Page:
NAGAOKA, Niigata Pref. – Former Foreign Minister Makiko Tanaka said Saturday she will seek to resume her career in national politics as an independent in a bid to realign Japanese politics.
The outspoken daughter of the late former Prime Minister Kakuei Tanaka resigned from the House of Representatives in August 2002, following allegations she had misused state funds for her secretaries, but used a news conference to break her silence on Prime Minister Junichiro Koizumi and his ruling Liberal Democratic Party, to which she still officially belongs.
“My political position, my goal, is a political realignment,” Tanaka, 59, told reporters in her political hometown of Nagaoka, Niigata Prefecture, her first press conference since announcing earlier this month that she would run in the upcoming general election.
Koizumi “was embraced by faction politics as soon as he was elected president” of the LDP in April 2001, Tanaka said. “Nothing has changed as he began to leave things to the party leadership and bureaucrats, and to take care of business circles.”
Tanaka helped Koizumi win the party presidency and become prime minister. In return, Koizumi named her foreign minister in his first Cabinet, but sacked her in January 2002 after she tried to shake up the Foreign Ministry following a series of corruption scandals and lost a prolonged battle with ministry bureaucrats.
After submitting a letter of resignation to the LDP on Wednesday, Tanaka said she no longer holds out hope for the party.
At the same time, she downplayed suggestions that she would instead work with the main opposition party, the Democratic Party of Japan.
“I can no longer trust” the LDP, Tanaka said, adding that the party’s leadership has changed in recent years.
The LDP suspended her party membership for two years in June 2002 after media reports in April alleged she had misused state funds for her aides, which she denied before a Lower House ethics panel.
Prosecutors launched an investigation into the allegations but last month said there was no case against her.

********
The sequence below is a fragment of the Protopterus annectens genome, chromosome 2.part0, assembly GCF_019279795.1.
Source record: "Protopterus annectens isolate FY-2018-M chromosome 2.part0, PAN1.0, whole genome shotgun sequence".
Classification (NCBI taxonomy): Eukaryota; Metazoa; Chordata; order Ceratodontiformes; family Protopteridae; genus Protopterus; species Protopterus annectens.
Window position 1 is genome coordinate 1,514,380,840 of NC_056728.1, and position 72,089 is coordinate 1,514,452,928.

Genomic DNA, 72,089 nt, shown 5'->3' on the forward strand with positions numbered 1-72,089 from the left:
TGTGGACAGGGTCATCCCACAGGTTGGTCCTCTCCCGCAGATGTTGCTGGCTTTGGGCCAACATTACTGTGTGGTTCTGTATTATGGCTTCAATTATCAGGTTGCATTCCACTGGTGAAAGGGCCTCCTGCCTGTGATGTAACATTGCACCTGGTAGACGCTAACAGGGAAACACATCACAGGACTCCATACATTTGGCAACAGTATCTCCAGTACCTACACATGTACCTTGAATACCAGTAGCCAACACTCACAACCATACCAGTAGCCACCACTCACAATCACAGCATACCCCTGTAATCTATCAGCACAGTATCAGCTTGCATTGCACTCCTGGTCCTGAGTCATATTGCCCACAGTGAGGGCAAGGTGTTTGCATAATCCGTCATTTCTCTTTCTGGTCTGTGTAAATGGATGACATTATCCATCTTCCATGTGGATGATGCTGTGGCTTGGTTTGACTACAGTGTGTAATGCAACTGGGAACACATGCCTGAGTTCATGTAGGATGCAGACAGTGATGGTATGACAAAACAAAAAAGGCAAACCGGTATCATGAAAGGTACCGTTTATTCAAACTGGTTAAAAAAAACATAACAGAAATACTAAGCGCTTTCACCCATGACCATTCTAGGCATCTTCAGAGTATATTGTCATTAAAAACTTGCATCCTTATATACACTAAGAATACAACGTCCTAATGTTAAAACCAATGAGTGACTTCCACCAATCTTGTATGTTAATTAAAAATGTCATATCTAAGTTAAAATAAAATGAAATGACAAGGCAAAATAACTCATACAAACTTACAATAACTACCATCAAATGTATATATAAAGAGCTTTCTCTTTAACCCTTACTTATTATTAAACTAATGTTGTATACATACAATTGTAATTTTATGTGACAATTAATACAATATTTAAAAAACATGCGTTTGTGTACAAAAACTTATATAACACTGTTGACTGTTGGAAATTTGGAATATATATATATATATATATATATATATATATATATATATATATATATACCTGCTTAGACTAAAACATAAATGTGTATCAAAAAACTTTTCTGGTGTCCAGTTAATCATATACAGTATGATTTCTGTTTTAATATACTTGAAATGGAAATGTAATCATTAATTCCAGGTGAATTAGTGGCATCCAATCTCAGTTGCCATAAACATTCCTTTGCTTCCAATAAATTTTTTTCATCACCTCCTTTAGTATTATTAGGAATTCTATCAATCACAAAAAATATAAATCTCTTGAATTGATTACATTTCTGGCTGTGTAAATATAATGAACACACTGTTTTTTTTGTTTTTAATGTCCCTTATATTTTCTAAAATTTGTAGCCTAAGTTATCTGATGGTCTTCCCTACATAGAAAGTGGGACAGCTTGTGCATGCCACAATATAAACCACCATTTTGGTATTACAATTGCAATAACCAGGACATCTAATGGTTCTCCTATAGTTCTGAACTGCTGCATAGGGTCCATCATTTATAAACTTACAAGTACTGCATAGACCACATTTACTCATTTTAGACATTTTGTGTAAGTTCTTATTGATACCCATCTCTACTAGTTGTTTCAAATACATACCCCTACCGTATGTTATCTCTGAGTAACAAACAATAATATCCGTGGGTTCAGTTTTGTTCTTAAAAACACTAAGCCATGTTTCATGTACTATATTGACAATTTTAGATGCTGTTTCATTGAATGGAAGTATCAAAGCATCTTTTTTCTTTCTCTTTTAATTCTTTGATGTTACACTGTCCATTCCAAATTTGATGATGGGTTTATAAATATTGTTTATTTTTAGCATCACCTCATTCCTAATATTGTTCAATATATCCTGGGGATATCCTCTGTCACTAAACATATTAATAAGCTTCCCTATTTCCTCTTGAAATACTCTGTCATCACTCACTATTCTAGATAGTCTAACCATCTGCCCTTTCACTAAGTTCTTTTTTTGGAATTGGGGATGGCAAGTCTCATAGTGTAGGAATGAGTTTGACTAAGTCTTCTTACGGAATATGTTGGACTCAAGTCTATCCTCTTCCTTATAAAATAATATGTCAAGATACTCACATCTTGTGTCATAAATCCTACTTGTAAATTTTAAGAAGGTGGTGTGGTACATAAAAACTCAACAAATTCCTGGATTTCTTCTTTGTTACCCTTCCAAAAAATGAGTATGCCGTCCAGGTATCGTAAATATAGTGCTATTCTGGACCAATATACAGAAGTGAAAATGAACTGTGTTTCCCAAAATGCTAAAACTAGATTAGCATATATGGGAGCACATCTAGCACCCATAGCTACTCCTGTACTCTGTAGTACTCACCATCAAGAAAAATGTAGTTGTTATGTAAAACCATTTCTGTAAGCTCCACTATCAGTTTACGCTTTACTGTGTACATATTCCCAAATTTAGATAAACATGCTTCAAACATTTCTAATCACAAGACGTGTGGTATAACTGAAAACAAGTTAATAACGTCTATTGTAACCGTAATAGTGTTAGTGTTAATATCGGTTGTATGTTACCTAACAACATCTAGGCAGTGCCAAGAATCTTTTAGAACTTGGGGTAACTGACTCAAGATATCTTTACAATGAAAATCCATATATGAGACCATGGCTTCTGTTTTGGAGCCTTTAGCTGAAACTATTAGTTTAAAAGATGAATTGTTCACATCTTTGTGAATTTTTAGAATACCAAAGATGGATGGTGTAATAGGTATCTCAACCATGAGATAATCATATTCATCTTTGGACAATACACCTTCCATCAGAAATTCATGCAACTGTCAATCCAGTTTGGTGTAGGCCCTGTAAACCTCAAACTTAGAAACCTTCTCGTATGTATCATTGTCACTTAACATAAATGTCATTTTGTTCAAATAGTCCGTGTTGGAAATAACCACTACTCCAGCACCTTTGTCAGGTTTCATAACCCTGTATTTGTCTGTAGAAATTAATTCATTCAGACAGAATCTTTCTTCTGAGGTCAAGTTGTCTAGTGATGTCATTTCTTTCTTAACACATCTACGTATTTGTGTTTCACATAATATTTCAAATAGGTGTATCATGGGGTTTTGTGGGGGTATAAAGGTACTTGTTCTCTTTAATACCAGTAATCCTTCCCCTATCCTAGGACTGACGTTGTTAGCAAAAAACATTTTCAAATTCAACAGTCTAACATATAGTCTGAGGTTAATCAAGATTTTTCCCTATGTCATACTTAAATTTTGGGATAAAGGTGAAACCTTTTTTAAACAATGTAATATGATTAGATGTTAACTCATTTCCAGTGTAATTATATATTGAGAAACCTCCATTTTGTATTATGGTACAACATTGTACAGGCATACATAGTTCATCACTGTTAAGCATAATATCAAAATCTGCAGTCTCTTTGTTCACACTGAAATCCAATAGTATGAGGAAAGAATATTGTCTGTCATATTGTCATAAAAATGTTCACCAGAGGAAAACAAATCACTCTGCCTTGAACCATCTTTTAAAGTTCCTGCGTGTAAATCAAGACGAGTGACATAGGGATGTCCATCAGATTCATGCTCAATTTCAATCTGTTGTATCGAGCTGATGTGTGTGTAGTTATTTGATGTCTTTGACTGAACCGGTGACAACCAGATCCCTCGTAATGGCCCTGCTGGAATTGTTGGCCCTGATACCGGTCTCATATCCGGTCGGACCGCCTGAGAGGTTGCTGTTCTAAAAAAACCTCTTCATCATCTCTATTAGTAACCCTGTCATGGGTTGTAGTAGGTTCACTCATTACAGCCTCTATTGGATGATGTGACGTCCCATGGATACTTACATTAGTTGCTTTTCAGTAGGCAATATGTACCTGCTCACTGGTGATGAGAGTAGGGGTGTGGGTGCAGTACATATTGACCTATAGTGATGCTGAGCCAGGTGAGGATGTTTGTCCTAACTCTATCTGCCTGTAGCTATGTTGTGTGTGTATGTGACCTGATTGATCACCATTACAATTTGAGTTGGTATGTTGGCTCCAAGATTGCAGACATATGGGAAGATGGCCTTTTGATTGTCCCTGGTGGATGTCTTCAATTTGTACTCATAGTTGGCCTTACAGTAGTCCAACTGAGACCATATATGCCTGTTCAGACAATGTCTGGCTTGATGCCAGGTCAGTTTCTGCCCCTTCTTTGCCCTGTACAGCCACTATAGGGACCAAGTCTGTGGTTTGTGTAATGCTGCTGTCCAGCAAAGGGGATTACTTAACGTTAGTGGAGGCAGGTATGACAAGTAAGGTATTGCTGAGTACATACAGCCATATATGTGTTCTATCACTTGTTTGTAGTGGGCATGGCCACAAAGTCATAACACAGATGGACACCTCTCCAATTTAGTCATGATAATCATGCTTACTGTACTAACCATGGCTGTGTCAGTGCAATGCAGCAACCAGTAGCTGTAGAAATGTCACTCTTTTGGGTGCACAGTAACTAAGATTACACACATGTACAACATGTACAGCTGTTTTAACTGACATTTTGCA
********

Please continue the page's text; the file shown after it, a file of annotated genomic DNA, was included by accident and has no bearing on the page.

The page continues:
The LDP is expected to put her resignation letter on hold, however, until after the Nov. 9 election due partly to fears that vocal attacks by the popular and sharp-tongued Tanaka could hurt its performance at the ballot box.
As for the DPJ, Tanaka said the country’s largest opposition party is the same as the LDP in that its members have mixed policy positions.
She envisions a realignment in which lawmakers gather and form a party based on shared policies, with a range of policy-based parties offering voters a wider choice, she said.
In her pursuit of that, which she said would take time with the House of Councilors election next June and other possible elections in sight, Tanaka said she will collaborate with like-minded lawmakers from both the LDP and the DPJ.
In the upcoming election, however, she said her collaboration will focus on several people planning to run as independents, as she acknowledged that it would be difficult for lawmakers affiliated with existing parties or party factions to join forces with her at present.
“I hope each lawmaker will be able to work together beyond party boundaries,” she said.
Tanaka is expected to run in the House of Representatives election for the seat she gave up in August last year, in the Niigata No. 5 district.
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